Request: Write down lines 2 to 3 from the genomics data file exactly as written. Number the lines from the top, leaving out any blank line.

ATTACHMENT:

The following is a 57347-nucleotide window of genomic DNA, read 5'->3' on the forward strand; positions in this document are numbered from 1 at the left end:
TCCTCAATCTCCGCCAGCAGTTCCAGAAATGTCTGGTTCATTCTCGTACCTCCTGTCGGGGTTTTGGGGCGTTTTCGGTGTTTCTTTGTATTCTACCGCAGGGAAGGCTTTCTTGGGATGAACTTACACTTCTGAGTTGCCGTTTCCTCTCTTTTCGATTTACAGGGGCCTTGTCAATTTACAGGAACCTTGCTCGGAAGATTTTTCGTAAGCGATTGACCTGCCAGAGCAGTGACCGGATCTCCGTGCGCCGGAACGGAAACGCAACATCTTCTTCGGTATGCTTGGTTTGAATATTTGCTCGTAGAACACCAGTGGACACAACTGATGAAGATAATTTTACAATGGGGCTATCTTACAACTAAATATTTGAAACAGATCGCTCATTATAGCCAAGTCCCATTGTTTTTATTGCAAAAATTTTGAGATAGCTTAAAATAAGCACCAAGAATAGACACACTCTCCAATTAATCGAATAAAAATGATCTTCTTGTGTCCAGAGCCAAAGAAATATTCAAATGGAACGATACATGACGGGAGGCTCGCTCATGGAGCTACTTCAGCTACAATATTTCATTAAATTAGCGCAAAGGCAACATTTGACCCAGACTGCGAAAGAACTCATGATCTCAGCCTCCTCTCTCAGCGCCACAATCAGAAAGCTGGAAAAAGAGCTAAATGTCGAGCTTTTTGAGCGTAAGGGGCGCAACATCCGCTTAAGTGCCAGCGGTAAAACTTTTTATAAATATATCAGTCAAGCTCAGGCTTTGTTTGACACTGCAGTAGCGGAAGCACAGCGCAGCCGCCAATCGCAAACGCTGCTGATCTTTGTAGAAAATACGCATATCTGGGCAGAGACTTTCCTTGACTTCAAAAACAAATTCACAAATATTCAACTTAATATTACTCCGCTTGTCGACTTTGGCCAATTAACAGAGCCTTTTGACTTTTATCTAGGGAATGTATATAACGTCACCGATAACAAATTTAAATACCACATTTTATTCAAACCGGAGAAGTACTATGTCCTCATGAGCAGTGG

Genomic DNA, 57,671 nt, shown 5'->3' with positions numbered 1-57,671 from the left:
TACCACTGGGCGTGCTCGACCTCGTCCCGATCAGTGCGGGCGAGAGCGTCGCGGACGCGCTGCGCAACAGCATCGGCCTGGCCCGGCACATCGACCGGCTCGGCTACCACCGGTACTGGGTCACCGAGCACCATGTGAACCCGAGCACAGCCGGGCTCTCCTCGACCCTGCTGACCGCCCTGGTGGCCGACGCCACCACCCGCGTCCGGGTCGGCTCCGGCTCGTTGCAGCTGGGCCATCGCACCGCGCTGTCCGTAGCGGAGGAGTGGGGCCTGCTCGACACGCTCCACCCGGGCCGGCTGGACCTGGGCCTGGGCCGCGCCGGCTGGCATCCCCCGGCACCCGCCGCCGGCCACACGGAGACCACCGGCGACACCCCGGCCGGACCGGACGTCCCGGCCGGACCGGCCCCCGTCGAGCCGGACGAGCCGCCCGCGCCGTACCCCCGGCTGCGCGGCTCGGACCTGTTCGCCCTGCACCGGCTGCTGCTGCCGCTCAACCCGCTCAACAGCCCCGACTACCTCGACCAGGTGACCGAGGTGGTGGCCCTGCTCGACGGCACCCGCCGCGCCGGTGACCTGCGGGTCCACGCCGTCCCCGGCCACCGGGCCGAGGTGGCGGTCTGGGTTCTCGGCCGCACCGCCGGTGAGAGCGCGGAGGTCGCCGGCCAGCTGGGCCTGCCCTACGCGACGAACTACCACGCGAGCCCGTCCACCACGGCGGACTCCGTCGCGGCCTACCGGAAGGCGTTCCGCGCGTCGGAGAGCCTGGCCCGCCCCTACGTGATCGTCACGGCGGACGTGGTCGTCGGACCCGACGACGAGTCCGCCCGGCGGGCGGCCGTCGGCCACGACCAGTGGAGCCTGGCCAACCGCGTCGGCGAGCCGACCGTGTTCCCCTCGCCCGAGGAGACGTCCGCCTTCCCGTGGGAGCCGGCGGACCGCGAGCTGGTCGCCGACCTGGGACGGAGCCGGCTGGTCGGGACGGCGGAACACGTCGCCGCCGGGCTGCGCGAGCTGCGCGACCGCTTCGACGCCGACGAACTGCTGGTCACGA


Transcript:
TCCTCAATCTCCGCCAGCAGTTCCAGAAATGTCTGGTTCATTCTCGTACCTCCTGTCGGGGTTTTGGGGCGTTTTCGGTGTTTCTTTGTATTCTACCGCAGGGAAGGCTTTCTTGGGATGAACTTACACTTCTGAGTTGCCGTTTCCTCTCTTTTCGATTTACAGGGGCCTTGTCAATTTACAGGAACCTTGCTCGGAAGATTTTTCGTAAGCGATTGACCTGCCAGAGCAGTGACCGGATCTCCGTGCGCCGGAACGGAAACGCAACATCTTCTTCGGTATGCTTGGTTTGAATATTTGCTCGTAGAACACCAGTGGACACAACTGATGAAGATAATTTTACAATGGGGCTATCTTACAACTAAATATTTGAAACAGATCGCTCATTATAGCCAAGTCCCATTGTTTTTATTGCAAAAATTTTGAGATAGCTTAAAATAAGCACCAAGAATAGACACACTCTCCAATTAATCGAATAAAAATGATCTTCTTGTGTCCAGAGCCAAAGAAATATTCAAATGGAACGATACATGACGGGAGGCTCGCTCATGGAGCTACTTCAGCTACAATATTTCATTAAATTAGCGCAAAGGCAACATTTGACCCAGACTGCGAAAGAACTCATGATCTCAGCCTCCTCTCTCAGCGCCACAATCAGAAAGCTGGAAAAAGAGCTAAATGTCGAGCTTTTTGAGCGTAAGGGGCGCAACATCCGCTTAAGTGCCAGCGGTAAAACTTTTTATAAATATATCAGTCAAGCTCAGGCTTTGTTTGACACTGCAGTAGCGGAAGCACAGCGCAGCCGCCAATCGCAAACGCTGCTGATCTTTGTAGAAAATACGCATATCTGGGCAGAGACTTTCCTTGACTTCAAAAACAAATTCACAAATATTCAACTTAATATTACTCCGCTTGTCGACTTTGGCCAATTAACAGAGCCTTTTGACTTTTATCTAGGGAATGTATATAACGTCACCGATAACAAATTTAAATACCACATTTTATTCAAACCGGAGAAGTACTATGTCCTCATGAGCAGTGG

Genomic DNA, 57,671 nt, shown 5'->3' with positions numbered 1-57,671 from the left: